Remote Working Strategy – Likely Consequences and Pitfalls

Remote Working Strategy – Likely Consequences and Pitfalls

 

Introduction

Earlier this year, the Government published its National Remote Work Strategy, with specific targets set out for legislative changes to be met by year-end.

In its current form, this strategy would represent the biggest change to how we think about work in a generation.

This represents a big challenge and opportunity to employer and employee alike. In order to best support our clients, we’ve examined the strategy in full, and considered likely outcomes.

 

Current Proposals

The strategy as presented by the Government is at present just that – a strategy. The final version won’t be available until later in the year, when the legislation will be published in full. Even then, the bill will be subject to amendment by opposition parties and backbenchers, amendments which would in all likelihood favour employees.

Many aspects of this strategy will be broadly welcomed, and will be universally popular with employers and employees alike.

  • Specific funding for remote working hubs
  • Ramping up the rollout of high-speed broadband
  • Commitment to examine tax reliefs for remote employees

 

Legal Rights

The key part, a proposal to legislate for the right to disconnect – paves the way for employees to formally disengage from work outside normal working hours. Once approved by the Tánaiste, this will be admissible in evidence in court proceedings.

In addition, plans are in motion to give employees the legal right to request to work remotely. This would be a permanent measure, unconnected from the current pandemic.

While employers would not be required to acquiesce, a request refusal without good grounds attached from employers could create exposure to a case before the Workplace Relations Commission.

 

Key takeaways

  • It is incredibly important for employers to be aware of these impending legislative changes, and to plan ahead as to how they will respond accordingly.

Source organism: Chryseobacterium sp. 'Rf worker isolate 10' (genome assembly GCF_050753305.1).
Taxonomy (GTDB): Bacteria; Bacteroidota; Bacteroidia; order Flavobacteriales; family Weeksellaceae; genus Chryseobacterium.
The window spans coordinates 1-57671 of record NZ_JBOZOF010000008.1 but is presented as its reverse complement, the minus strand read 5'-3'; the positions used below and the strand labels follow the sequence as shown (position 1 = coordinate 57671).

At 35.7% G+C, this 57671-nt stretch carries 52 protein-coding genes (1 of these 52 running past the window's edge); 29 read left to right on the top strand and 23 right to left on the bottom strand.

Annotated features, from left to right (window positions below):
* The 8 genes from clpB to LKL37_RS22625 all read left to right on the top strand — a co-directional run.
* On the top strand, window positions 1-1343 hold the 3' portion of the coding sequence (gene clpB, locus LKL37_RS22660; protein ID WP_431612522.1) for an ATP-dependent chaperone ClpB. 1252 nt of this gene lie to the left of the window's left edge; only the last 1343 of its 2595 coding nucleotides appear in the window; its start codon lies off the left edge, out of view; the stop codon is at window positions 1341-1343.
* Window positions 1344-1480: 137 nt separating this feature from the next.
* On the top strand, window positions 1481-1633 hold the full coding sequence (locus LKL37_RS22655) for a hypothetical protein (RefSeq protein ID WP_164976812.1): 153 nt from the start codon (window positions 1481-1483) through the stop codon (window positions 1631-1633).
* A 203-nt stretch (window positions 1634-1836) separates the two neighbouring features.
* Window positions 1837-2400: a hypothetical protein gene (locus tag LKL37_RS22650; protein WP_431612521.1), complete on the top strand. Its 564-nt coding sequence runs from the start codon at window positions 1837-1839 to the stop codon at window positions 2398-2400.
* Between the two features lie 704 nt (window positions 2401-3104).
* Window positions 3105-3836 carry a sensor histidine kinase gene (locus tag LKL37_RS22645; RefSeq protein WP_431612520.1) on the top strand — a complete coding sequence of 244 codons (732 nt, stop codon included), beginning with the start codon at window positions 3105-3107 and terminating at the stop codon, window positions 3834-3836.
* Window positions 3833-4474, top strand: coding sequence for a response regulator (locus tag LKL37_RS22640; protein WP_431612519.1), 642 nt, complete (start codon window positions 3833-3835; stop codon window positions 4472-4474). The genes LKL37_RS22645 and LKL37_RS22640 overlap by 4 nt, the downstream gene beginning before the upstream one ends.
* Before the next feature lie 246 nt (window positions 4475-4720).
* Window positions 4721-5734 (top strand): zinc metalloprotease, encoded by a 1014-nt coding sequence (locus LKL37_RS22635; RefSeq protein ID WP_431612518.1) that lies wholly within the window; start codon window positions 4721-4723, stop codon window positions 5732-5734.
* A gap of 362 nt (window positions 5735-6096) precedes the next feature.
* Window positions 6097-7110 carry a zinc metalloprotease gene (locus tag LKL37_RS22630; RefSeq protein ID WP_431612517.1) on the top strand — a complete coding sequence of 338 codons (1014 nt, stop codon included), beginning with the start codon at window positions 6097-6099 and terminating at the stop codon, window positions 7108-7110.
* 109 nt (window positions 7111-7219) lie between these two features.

• Speaking to candidates, it is clear the appetite is there for partial remote working long-term, but recent trends suggest the buoyant enthusiasm that remote working enjoyed in 2020 has been stripped back somewhat.
  • Ultimately, the success of the Remote Working Strategy will be determined by the efforts of employers and employees alike.
  • Now is the time to consider the implications of this legislation, and how best to respond.

Conclusions

The introduction of smarter thinking and less prescriptive commentary around tax reliefs and supports to facilitate remote working outside large urban areas from senior Ministers is welcome, and long overdue.

However, caution is needed from the perspectives of both employers and employees respectively. Recent surveys have suggested an increasing lethargy on the part of workers with full-remote working, and anecdotally there is a growing momentum in favour of the office. Legislative proposals in their current form will impose significant new legal implications on employers, and could make hiring a more laborious and challenging process.

 

From speaking to candidates and clients alike in recent weeks, there is a growing awareness of the significance of these legislative changes. Employers are facing tough decisions in the coming months. The cautious approach many of our clients have adopted is certainly a prudent measure.

In the past year we’ve seen dramatic changes, and it would be foolish to boldly predict where the future will take us.

If you’d like to discuss any of these trends in more detail or are thinking of hiring in 2021 please get in touch, our team of expert recruitment specialists would be happy to advise.